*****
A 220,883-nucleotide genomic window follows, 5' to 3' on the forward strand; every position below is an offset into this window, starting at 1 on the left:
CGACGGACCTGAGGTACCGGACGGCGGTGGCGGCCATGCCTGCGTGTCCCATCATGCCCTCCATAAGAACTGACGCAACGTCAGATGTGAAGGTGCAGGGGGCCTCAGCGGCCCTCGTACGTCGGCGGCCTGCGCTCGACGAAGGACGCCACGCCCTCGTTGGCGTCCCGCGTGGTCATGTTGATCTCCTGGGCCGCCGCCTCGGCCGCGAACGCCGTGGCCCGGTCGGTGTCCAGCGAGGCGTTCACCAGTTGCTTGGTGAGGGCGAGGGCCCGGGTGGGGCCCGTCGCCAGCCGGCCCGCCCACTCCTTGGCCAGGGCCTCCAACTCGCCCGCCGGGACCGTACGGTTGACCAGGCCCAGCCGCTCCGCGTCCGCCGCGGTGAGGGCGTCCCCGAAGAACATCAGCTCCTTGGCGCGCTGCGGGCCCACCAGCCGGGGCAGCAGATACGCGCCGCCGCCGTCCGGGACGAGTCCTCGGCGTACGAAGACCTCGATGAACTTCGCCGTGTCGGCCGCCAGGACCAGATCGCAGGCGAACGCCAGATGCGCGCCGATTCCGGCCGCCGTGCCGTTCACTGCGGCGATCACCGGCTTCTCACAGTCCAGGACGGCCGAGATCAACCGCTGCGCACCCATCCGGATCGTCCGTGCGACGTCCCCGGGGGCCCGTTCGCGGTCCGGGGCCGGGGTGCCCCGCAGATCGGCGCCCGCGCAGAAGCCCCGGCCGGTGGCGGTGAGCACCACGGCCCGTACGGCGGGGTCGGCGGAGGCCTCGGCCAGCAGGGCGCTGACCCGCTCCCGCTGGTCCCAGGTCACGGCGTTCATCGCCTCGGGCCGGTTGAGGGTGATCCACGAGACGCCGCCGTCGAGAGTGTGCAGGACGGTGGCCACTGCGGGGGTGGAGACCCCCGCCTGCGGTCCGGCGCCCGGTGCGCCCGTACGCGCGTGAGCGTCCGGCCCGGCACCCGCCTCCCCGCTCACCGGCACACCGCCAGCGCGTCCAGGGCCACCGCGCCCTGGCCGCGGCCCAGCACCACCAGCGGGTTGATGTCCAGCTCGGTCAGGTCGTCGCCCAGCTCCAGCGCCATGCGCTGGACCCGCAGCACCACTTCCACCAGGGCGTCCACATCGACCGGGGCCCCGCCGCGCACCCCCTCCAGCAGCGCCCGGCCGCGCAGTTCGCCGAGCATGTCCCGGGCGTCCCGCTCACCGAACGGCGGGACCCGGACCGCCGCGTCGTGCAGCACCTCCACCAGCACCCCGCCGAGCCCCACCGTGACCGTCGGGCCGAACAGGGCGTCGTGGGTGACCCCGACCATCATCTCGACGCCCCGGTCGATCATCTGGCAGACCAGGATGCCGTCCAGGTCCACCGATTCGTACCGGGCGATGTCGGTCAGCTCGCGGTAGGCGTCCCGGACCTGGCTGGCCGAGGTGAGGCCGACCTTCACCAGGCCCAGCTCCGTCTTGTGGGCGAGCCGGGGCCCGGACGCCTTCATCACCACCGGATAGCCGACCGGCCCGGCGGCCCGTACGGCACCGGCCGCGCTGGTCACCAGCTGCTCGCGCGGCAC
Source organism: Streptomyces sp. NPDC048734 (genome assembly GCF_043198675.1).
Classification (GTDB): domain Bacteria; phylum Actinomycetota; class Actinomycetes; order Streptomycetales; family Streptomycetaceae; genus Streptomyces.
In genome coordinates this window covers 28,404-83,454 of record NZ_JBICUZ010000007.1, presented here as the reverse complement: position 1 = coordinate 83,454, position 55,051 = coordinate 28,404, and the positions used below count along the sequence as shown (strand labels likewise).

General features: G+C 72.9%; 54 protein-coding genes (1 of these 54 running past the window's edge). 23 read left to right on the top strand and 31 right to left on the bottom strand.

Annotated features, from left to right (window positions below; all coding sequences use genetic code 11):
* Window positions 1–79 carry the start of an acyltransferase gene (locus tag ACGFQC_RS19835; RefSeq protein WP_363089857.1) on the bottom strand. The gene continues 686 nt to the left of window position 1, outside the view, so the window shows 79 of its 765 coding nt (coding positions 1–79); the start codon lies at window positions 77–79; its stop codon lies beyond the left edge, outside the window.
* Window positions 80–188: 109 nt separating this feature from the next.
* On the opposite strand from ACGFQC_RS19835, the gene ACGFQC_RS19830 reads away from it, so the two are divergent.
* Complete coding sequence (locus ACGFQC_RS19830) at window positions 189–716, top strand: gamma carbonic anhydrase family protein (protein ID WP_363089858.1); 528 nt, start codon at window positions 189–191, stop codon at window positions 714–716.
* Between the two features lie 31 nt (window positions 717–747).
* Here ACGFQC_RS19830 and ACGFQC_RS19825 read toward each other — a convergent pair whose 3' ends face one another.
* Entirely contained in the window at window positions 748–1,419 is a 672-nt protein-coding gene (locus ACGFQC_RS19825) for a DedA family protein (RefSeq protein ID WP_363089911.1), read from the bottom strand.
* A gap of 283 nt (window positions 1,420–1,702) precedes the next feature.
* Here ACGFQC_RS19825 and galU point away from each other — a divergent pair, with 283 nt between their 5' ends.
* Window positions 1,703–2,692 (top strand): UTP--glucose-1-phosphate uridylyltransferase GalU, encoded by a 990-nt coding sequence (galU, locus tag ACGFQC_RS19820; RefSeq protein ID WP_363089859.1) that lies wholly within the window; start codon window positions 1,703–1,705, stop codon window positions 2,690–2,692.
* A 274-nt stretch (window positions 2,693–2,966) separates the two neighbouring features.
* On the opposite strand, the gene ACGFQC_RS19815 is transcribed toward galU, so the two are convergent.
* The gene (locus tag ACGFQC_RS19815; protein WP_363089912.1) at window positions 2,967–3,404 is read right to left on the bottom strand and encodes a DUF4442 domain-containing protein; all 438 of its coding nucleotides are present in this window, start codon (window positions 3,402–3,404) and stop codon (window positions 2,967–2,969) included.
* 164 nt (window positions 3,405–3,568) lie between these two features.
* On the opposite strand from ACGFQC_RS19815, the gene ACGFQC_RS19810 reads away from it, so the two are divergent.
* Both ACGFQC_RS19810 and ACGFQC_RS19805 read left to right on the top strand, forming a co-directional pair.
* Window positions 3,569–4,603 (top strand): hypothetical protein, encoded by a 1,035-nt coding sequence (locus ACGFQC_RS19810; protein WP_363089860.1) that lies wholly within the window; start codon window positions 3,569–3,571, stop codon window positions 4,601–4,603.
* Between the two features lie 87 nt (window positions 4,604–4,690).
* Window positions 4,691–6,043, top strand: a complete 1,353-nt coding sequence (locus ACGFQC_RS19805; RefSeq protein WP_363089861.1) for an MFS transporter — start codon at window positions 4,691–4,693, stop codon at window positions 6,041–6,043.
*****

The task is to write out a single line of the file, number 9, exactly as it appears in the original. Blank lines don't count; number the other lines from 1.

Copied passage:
* Window positions 80–188: 109 nt separating this feature from the next.